Sunday, April 26, 2015

Virtual Windows 8 ... Sort of.

OK, I know there are people there that love Windows 8, and those that don't really like it.  I am not going to debate that here, but lets say, I need to advance with the times because of my job and will use Windows 8, and try to get the most out of it

Having said that, I work with servers, so my main system is Windows 2012.  Now on first look Windows 2012 looks a lot like Windows 8, so why cannot my Windows 2012 system also be my Windows 8 system.  Now I don't want a completely transformed OS, but try to get the best of both worlds.  So here are the things that I did to my system and hopefully guide you on your transformation.  And for why I did this, I can say only 1 thing: I want to play Halo: Spartan Strike on my computer along with my phone.

Add the Desktop Experience

This is a straight forward process, just adding a feature called 'Desktop Experience'  If you need directions on how to add this web site has it.

Please remember in order you use the Windows App store, you need a Microsoft account, and your logon account cannot be administrator.

Install Halo: Spartan Strike

Go to the Windows store and install it.  Now this application is not free, and for some reason I could not purchase it within the application store, but I used my phone to purchase because it is a single purchase for phone and desktop, so once that was done, it installed fine on Windows 2012

Issue with running app and Xinput1_4.dll

Halo: Spartan Strike installed, but when it ran I was getting an Xinput1_4.dll error, and it bombed out.  I found better description of the error here, and then another page that comes with files and an install script

The script is straight forward and comes with 6 files.  Now I normally don't trust these files especially since they are not signed, and I didn't want to expose my system to any unscrupulous files, so I built a Virtual Windows 8, and extracted the same files to install into my 2012 system.  I did compare my files to the downloaded files, and they were same on the binary level, but better safe than sorry.

Once those files were added the program worked fine, and I am hoping that all other DirectX games will also behave as well.

Issue with keyboard - Halo: Spartan Strike

Now the program is running but for some reason, the mouse works, but the keyboard does not.  For me fixing that is a simple solution.  My system has PS/2 keyboard and mouse, so I just add my  USB wireless Logitech K400 keyboard, now the game works!!!

Better Gaming experience - Xbox 360 Game controller

I have a working game, but using the keyboard is a little kludgey because the key choices are chosen and you cannot change them, also with the AWSD to move, it is a little choppy.

So I picked up a used Rock Candy controller.  It plugged in fine, but didn't work.  Went to the vendor's web site, and they state the controller is for Xbox 360, so there are no drivers for windows.

Well not being discourage, went looking for a driver for a Microsoft Xbox 360 drivers from Microsoft and found them here.

Installed the driver, rebooted, and the controller worked fine. It plays like a dream and now I can spend all of my time killing the Covenant!!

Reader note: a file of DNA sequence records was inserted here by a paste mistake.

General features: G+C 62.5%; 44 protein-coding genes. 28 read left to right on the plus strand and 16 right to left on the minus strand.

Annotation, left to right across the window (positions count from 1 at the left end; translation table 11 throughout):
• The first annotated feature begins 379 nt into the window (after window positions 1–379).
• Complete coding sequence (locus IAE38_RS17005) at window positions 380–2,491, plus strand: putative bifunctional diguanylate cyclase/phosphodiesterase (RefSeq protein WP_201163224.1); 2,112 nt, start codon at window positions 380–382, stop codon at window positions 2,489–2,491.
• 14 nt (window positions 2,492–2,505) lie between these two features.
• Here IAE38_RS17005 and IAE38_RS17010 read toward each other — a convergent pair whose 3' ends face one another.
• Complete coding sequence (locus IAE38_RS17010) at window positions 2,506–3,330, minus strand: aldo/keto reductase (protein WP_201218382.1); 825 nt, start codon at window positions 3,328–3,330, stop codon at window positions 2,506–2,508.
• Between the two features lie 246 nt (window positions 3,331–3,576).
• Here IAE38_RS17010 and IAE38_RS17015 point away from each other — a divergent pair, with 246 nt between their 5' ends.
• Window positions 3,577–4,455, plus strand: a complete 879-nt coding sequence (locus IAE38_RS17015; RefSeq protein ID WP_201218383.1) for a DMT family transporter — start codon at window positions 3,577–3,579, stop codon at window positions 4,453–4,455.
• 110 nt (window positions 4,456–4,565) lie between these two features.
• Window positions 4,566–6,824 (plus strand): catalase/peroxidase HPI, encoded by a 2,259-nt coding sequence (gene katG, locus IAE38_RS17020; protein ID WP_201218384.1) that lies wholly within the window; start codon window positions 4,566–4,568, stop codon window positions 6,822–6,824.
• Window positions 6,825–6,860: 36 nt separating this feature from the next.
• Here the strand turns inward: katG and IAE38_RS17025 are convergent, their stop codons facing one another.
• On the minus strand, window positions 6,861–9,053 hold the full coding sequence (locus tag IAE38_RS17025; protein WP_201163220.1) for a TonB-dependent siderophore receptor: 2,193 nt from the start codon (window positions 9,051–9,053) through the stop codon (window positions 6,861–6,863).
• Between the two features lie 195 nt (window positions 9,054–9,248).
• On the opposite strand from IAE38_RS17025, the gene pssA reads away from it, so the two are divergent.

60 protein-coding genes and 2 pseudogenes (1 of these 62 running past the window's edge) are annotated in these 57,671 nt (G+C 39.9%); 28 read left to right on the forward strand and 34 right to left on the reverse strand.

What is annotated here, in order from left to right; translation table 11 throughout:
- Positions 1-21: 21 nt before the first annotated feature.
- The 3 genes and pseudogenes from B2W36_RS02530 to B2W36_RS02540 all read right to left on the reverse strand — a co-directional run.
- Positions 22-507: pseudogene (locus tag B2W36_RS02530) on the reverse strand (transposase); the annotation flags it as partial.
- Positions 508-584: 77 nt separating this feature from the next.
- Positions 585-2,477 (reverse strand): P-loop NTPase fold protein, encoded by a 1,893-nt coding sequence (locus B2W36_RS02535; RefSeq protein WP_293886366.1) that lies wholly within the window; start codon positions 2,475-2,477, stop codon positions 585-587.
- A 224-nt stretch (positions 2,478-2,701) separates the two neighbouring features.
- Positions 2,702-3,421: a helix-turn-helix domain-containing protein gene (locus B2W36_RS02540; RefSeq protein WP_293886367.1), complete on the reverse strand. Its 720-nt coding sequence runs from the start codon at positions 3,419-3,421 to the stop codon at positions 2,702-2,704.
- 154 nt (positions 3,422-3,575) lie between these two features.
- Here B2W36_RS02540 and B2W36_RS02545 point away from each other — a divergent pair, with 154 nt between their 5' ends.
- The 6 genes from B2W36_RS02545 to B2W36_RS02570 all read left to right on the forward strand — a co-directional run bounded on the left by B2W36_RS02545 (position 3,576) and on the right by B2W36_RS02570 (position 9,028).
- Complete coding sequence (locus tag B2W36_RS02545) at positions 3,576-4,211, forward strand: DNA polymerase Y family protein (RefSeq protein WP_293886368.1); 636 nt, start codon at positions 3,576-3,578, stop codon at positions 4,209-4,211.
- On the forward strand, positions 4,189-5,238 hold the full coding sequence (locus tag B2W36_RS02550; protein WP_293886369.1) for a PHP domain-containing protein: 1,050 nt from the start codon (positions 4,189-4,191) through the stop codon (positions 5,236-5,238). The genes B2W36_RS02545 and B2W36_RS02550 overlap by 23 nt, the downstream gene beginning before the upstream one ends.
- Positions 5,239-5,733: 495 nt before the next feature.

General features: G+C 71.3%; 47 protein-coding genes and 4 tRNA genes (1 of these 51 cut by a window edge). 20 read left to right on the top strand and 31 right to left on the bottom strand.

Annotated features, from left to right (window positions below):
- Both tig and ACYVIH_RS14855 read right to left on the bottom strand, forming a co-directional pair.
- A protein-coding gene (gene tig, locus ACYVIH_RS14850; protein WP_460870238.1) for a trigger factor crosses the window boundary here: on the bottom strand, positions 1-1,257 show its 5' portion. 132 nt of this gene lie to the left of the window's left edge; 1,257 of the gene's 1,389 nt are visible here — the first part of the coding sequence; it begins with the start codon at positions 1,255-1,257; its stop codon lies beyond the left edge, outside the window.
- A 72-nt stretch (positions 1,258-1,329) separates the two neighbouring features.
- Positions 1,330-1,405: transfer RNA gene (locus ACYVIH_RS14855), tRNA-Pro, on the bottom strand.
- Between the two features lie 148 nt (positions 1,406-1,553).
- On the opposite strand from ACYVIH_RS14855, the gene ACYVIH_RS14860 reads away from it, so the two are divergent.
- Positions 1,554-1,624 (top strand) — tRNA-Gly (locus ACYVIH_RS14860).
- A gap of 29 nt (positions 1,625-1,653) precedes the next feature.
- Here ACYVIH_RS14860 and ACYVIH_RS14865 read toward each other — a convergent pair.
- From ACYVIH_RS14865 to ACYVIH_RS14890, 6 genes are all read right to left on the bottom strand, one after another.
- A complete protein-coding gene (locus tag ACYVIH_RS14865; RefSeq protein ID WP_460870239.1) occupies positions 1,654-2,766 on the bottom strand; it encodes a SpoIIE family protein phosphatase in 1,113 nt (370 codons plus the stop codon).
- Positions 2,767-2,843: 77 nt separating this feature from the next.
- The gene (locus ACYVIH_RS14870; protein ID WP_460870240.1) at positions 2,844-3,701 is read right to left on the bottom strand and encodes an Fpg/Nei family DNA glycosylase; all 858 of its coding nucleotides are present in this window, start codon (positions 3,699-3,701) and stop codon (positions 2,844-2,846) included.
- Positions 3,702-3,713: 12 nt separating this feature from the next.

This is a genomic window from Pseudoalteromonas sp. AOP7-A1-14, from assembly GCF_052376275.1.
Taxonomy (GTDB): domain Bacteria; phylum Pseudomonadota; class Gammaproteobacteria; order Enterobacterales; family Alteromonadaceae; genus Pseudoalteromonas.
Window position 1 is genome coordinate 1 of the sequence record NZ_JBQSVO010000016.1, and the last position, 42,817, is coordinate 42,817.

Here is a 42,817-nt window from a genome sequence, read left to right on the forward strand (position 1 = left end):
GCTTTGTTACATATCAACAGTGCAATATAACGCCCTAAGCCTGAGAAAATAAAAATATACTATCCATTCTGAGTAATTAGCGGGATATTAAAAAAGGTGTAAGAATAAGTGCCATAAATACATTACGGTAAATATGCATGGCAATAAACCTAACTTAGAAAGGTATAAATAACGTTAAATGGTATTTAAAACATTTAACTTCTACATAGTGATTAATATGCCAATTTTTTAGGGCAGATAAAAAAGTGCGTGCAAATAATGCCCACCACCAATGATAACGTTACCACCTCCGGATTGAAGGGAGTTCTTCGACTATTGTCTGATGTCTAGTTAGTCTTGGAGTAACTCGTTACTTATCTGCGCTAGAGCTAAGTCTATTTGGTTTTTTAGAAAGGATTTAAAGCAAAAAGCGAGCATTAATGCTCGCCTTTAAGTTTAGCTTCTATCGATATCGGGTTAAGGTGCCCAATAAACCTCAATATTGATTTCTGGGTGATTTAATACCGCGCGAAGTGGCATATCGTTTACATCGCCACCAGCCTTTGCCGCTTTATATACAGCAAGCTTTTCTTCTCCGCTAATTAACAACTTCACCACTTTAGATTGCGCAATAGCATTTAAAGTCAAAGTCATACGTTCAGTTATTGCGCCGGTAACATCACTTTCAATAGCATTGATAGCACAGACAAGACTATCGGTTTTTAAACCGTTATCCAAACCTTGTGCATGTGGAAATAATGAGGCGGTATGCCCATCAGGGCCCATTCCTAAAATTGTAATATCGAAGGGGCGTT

I hope my work will enable you to play this game with Windows 2012, and your system primed to play other games from Windows Store.

Saturday, April 25, 2015

Getting Windows 8 or 2012 to work as a guest under vSphere 4.1

There have been other blogs and kbase articles that define how to get Windows 8/8.1 or Windows 2012 / 2012 R2 running under vSphere 4.1.  I plan to to offer you a complete document with references

For the guest configuration, I would choose the following:

Windows 2012 / 2012 R2
Guest OS: Windows 2008 R2
vCPU: 2
vMemory: 2GB
Network Card:  E1000

Windows 8 / 8.1
Guest OS: Windows 7 (32 or 64 to match your media)
vCPU: 2, but 1 should work
vMemory:     1GB, but 2 would be better
Network Card:    E1000

After you build the OS, but before the OS is installed the VMX file needs to be modified, so use the vSphere client to do these steps
  1. Browse to the datastore where the VMX files is located
  2. Download the VMX file to your windows system
  3. Edit the file with a Linux compatible editor like Notepad++ and add the following lines:
    1. bios440.filename = bios.440.rom
      mce.enable = "TRUE"
      cpuid.hypervisor.v0 = "FALSE"
      vmGenCounter.enable = "FALSE
Then upload the updated VMX file and the bios ROM file from this location.  If you feel a little unsure about using a random file acquired from the internet there are directions on how to extract the file from VMware Player.  I have not done this yet, but trust the ROM file that is the VMware community

Next just install the OS as normal, it should work fine, no BSOD.

Now what I have not seen is anything on VMware tools, and from what it looks like any version of the VMware tools that come with 4.1 will corrupt the video and make  it unusable, so when installing VMware tools, use the OSP version.

Here is the root location of all the tools:
Here is the version that I have used successfully:
But guessing the latest which is for vSphere 6 would also work:
If you want read more about OSP tools, this page is useful.

Good luck with your Window 8 / 2012 builds!!